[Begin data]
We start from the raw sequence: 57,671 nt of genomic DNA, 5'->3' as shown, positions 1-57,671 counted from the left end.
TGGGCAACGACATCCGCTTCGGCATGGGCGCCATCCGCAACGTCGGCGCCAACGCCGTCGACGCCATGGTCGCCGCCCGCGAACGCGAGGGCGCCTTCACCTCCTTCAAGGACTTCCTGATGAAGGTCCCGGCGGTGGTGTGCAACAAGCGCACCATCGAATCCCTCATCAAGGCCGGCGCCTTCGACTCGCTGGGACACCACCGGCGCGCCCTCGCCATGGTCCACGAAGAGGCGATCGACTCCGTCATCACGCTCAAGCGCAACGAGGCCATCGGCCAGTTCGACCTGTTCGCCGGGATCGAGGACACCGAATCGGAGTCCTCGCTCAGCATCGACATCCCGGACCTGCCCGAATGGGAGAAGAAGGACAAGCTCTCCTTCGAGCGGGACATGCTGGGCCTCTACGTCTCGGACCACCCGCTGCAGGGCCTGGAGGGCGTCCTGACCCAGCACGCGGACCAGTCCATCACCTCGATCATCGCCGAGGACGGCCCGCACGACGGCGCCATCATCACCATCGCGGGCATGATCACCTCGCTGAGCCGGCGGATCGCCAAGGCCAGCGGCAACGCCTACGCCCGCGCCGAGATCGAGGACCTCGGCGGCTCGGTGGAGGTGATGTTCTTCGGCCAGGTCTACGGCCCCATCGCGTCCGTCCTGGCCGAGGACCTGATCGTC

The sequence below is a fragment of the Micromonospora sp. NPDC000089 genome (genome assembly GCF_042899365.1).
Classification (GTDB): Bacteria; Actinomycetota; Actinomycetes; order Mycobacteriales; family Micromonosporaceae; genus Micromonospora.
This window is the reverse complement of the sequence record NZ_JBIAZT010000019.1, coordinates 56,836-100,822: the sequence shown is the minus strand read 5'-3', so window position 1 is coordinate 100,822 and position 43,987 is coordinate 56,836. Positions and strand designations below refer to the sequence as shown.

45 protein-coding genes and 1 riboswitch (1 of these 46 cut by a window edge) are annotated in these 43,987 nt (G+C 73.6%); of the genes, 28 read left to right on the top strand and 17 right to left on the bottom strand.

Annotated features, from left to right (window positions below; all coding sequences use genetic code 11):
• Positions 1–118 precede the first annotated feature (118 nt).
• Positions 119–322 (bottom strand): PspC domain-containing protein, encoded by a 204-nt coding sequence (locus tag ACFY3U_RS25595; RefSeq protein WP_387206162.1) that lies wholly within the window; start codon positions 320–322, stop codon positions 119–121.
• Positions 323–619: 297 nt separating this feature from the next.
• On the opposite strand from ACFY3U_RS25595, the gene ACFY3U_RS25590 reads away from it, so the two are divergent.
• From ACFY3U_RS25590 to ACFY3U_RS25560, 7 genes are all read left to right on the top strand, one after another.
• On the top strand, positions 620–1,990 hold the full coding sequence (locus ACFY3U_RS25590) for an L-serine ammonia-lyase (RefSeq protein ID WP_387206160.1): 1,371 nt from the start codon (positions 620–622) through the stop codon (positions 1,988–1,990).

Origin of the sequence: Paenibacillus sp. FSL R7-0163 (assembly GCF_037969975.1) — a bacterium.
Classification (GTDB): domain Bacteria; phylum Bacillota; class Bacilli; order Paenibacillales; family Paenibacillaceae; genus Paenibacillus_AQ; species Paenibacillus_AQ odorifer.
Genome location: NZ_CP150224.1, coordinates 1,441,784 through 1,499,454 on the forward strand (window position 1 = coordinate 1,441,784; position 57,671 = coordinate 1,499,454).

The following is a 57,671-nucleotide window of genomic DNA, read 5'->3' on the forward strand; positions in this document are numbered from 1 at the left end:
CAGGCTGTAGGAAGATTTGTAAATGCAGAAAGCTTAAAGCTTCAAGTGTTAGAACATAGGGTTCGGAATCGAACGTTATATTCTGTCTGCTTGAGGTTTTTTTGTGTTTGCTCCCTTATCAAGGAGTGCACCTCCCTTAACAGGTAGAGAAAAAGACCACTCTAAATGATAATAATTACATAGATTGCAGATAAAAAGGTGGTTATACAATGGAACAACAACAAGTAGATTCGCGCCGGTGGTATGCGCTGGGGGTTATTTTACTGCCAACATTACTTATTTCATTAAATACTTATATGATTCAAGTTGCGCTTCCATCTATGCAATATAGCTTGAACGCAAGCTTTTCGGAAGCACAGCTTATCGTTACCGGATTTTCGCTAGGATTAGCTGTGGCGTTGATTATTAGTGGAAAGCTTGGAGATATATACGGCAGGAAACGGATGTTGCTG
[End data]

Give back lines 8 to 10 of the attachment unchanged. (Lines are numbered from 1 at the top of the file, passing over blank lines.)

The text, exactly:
• Positions 1–118 precede the first annotated feature (118 nt).
• Positions 119–322 (bottom strand): PspC domain-containing protein, encoded by a 204-nt coding sequence (locus tag ACFY3U_RS25595; RefSeq protein WP_387206162.1) that lies wholly within the window; start codon positions 320–322, stop codon positions 119–121.
• Positions 323–619: 297 nt separating this feature from the next.